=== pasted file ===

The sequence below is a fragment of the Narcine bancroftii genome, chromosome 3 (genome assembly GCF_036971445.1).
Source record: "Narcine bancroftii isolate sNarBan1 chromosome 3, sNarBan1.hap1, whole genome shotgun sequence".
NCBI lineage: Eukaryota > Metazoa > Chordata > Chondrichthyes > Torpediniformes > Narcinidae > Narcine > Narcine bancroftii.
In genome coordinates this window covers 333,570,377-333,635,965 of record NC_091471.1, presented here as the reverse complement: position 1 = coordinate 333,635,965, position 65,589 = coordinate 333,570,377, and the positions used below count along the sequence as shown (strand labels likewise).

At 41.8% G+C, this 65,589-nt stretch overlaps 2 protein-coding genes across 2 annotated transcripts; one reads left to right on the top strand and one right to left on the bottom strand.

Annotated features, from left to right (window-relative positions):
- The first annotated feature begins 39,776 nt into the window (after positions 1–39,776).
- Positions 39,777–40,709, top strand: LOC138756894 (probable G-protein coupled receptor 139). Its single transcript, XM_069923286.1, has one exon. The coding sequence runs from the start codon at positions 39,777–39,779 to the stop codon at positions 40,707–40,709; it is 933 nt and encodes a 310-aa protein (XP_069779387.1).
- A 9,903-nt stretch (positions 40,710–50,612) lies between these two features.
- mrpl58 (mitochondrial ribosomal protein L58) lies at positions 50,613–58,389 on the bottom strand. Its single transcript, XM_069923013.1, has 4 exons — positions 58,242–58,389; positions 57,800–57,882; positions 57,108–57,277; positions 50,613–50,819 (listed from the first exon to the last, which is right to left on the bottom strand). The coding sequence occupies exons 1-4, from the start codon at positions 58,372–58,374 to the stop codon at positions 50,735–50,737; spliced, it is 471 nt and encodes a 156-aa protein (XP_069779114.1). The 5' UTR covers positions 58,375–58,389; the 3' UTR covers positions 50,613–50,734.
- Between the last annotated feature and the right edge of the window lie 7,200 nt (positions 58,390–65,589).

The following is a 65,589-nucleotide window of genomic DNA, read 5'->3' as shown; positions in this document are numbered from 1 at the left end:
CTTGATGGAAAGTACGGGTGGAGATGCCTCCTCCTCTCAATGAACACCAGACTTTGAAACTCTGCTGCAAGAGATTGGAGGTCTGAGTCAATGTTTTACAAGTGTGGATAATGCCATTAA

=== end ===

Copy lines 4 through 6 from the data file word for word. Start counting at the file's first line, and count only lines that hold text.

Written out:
In genome coordinates this window covers 333,570,377-333,635,965 of record NC_091471.1, presented here as the reverse complement: position 1 = coordinate 333,635,965, position 65,589 = coordinate 333,570,377, and the positions used below count along the sequence as shown (strand labels likewise).

At 41.8% G+C, this 65,589-nt stretch overlaps 2 protein-coding genes across 2 annotated transcripts; one reads left to right on the top strand and one right to left on the bottom strand.

Annotated features, from left to right (window-relative positions):